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The new federal regulations coming out of the Food Safety Modernization Act (FSMA) require that all companies producing food (not currently under regulatory-required HACCP) have a written Food Safety Plan as well as a Preventive Controls Qualified Individual (PCQI) to create, implement and oversee that Food Safety Plan. This two-and-a-half-day short course will satisfy both requirements to comply with the Hazard Analysis and Risk-based Preventive Controls for Human Foods rule. You will gain the knowledge needed to create a Food Safety Plan and meet the FDA’s training requirement to become your company’s PCQI. The course provides advice from industry professionals, hands-on group activity sessions and documentation to help you develop and implement a preventive controls Food Safety Plan. Medium-sized companies will need to be in compliance with the preventive controls rules by the Fall of 2017. Get started now to ensure that you are ready!

Designed by the Food Safety Preventive Controls Alliance (FSPCA), this is the FDA recognized course for training food and beverage industry professionals seeking to become PCQI.


IFT Members: $965
Non-Members: $1,150
Student Members: $450
Course registration includes continental breakfast, lunch, afternoon beverages, training workbook, and certificate designating you as a PCQI upon successful completion of the exam at the end of the course.
Today, six in 10 of U.S. citizens 15 to 70 years old are cutting back on meat-based products/ingredients, while an additional 17% claim to have totally or largely eliminated them from their diets. Evidence suggests that the move to a more plant-focused diet, and a greater reliance on plant-based proteins in meeting protein needs, is a long-term lifestyle decision that will continues to grow

A unique aspect of this trend is that it is broad, spanning multiple demographic groups, categories, and consumer needs. Scientific literature also supports the healthfulness of more plant-centered dietary patterns, and today’s dietary guidelines are including advice to encourage consumer consumption of more plant foods. This symposium will focus on three main aspects of the trend supporting the future growth of plant-based foods and beverages, with a specific focus on protein: the changing consumer landscape and demand for protein; the state of nutrition science supporting consumption; and the challenges food scientists face when formulating foods designed to be high in protein, and plant based.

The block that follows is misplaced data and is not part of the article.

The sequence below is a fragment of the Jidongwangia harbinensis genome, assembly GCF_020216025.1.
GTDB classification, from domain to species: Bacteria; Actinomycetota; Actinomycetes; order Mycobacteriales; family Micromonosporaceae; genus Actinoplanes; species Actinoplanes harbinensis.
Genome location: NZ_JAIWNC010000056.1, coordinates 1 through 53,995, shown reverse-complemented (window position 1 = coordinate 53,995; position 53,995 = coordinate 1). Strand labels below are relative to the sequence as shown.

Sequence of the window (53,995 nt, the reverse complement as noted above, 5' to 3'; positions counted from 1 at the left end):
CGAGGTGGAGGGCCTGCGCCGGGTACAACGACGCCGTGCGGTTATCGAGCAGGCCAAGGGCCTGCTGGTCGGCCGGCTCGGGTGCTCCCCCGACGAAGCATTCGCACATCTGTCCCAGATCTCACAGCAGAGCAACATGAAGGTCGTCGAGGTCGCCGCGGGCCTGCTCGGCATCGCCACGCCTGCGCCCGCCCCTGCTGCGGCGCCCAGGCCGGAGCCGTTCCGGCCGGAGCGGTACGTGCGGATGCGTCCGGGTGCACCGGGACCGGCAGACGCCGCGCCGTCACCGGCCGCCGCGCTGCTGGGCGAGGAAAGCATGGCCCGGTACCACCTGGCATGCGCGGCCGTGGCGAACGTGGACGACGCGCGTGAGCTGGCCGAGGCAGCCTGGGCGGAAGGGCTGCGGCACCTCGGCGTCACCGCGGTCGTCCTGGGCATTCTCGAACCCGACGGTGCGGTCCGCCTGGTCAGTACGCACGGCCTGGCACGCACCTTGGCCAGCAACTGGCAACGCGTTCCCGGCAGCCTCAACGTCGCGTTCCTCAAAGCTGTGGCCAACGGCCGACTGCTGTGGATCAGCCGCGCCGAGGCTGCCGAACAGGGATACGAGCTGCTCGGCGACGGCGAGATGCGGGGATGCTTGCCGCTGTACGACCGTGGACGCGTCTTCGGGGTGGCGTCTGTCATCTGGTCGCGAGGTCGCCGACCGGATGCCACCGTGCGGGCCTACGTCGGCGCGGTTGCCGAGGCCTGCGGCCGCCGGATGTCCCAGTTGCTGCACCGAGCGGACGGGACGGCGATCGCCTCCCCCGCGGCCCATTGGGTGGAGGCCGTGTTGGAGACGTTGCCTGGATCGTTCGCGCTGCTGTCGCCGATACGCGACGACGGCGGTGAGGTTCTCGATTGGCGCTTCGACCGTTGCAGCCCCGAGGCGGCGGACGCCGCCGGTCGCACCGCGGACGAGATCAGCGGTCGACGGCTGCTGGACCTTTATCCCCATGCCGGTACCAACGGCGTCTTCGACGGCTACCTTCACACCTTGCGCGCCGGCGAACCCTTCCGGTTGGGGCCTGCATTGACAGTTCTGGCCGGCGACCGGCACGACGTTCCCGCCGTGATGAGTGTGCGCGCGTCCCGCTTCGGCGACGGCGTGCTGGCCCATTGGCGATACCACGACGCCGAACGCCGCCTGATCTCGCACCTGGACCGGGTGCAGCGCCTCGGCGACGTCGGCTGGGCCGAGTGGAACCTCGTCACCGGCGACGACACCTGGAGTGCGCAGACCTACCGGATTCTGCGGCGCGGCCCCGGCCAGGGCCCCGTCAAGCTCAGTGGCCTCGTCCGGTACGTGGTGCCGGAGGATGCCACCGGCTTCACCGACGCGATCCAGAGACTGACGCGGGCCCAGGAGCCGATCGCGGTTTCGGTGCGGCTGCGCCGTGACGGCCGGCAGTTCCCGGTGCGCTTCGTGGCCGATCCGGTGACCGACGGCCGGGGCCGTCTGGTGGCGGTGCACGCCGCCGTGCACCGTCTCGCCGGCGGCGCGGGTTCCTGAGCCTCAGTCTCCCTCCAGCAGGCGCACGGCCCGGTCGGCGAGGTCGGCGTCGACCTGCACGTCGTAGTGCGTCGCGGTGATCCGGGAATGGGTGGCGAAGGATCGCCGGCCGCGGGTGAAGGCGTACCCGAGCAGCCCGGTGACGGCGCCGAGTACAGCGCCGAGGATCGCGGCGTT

Based on new data from a 2016 Health Focus International consumer survey, the first speaker will offer actionable insights into what is driving consumers toward more plant-based diets. This session will explore market growth drivers and profile key consumer groups who are actively seeking plant-based foods, and proteins

The second session of this symposium will focus on the scientific evidence supporting the healthfulness of more plant-centric diets, and its role in reducing cardiometabolic disease risk. While animal foods currently supply the majority of protein in the US diet, nuts, seeds, and legumes are being recommended as sources of plant protein that have been shown to improve multiple cardiometabolic risk factors. Despite advances in pharmacological and surgical management, cardiovascular disease (CVD) remains the number one cause of death worldwide. Consumption of plant foods is associated with lower risk of CVD and Type 2 diabetes. Dietary patterns that emphasize plant foods are recognized in the most recent 2015 Dietary Guidelines.

The third speaker will review food formulation approaches in developing plant-based foods that are high in protein, great tasting, and affordable. Today, food formulators have many plant protein options, but many provide challenges from a taste, functionality and availability perspective. They also differ in key nutritional characteristics that can impact choice and formulation approaches. This session will explore the tradeoffs, sensory challenges, and strategies for developing high-protein foods across a variety of categories, including meat alternatives, snacks, and beverages. It will offer practical insight on strategies food formulators can apply to meet consumers’ health, wellness, and sustainability expectations, while also delivering on taste, texture, and affordability. Analyses of products developed, including sensory evaluation, will be shared as well as key insights from work investigating attributes of products formulated with blends of different plant-based proteins.